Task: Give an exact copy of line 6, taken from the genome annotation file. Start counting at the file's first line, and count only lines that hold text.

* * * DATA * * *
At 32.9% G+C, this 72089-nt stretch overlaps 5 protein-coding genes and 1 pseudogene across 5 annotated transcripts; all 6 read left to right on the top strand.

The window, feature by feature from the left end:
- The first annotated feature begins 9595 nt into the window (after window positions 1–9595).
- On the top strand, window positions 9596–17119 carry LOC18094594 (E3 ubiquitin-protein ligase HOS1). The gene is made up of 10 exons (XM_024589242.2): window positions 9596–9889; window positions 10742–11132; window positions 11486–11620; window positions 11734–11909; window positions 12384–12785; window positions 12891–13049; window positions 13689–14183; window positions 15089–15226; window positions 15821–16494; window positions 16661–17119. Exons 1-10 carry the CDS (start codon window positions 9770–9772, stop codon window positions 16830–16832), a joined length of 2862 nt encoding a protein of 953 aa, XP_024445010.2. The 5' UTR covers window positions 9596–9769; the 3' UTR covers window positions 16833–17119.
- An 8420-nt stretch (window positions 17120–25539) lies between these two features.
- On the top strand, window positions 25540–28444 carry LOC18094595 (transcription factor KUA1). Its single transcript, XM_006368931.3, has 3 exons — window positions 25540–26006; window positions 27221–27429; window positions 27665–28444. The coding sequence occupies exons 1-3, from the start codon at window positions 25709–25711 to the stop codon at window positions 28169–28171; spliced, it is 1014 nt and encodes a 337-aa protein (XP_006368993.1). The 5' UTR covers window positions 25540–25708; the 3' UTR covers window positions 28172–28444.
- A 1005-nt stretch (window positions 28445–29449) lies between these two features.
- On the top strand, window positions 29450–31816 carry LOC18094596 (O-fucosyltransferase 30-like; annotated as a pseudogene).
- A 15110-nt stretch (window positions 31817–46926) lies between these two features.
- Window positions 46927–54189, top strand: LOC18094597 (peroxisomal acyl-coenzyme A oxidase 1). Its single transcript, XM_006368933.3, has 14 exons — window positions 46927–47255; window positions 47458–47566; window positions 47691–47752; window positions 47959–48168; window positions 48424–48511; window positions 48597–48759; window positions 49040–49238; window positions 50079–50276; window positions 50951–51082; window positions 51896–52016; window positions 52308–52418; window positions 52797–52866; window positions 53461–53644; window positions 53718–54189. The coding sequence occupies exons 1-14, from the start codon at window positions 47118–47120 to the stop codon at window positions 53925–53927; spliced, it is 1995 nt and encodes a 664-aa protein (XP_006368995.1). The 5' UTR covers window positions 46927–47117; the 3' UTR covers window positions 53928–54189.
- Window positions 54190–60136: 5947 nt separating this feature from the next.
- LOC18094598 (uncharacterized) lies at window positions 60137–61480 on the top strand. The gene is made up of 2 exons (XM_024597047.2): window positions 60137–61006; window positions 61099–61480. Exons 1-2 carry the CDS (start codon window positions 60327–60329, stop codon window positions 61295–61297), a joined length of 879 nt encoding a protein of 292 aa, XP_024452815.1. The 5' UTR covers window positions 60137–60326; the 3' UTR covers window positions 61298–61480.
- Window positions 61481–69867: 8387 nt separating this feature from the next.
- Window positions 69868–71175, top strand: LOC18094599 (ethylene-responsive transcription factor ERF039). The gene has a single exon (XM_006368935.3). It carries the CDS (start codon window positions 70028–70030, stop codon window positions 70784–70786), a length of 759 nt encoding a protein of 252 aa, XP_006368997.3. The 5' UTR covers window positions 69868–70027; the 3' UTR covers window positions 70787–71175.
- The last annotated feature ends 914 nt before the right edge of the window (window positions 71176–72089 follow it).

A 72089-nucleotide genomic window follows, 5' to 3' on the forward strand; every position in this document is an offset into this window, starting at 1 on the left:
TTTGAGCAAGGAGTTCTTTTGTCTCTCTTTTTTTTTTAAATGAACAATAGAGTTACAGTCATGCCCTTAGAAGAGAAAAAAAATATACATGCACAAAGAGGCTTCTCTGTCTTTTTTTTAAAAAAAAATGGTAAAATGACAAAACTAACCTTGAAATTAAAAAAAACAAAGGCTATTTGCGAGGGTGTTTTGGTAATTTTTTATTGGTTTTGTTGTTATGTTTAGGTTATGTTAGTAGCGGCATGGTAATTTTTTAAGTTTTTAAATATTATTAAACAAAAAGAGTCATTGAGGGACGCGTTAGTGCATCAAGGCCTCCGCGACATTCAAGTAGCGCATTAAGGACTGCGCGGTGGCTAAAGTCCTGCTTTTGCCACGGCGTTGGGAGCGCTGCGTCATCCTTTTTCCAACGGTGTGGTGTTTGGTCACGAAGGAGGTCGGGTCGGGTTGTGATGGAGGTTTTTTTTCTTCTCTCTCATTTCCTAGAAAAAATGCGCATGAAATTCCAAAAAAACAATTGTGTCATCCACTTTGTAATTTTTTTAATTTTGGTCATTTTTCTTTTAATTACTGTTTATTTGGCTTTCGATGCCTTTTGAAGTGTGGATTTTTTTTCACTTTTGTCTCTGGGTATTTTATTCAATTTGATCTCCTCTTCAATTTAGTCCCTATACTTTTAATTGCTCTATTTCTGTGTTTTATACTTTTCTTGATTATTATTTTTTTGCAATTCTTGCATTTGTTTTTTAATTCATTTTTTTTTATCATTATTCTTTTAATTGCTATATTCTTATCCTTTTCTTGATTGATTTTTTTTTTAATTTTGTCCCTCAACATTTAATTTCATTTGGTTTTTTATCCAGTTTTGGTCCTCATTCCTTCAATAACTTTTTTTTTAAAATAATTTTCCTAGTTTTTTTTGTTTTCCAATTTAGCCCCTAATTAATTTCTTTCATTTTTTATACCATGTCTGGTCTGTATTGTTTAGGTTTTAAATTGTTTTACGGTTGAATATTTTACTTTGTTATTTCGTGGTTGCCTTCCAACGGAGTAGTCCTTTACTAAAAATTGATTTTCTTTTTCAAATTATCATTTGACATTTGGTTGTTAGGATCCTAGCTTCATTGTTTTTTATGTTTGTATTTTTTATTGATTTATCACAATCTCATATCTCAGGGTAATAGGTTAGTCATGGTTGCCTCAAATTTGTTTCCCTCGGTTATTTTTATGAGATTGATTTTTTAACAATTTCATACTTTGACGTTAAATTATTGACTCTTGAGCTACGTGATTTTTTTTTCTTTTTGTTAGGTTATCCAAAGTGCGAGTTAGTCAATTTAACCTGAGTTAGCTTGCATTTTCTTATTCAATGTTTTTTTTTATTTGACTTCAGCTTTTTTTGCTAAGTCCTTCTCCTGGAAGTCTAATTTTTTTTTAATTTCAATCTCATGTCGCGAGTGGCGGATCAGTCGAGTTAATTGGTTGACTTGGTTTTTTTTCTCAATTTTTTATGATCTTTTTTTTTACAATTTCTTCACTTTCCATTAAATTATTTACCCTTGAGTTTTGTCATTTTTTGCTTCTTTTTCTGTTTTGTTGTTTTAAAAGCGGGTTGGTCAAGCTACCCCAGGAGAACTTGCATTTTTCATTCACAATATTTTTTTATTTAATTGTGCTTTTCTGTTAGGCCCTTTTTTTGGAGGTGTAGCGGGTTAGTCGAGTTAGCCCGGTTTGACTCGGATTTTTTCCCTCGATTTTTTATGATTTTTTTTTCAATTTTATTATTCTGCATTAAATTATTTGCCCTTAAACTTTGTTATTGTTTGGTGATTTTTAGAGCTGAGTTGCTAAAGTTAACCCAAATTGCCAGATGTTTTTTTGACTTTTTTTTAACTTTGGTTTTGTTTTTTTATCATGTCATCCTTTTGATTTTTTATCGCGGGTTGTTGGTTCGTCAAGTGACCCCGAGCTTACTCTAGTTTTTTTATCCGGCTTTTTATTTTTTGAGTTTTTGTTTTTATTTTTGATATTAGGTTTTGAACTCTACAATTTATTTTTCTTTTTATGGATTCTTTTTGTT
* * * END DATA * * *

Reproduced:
- On the top strand, window positions 25540–28444 carry LOC18094595 (transcription factor KUA1). Its single transcript, XM_006368931.3, has 3 exons — window positions 25540–26006; window positions 27221–27429; window positions 27665–28444. The coding sequence occupies exons 1-3, from the start codon at window positions 25709–25711 to the stop codon at window positions 28169–28171; spliced, it is 1014 nt and encodes a 337-aa protein (XP_006368993.1). The 5' UTR covers window positions 25540–25708; the 3' UTR covers window positions 28172–28444.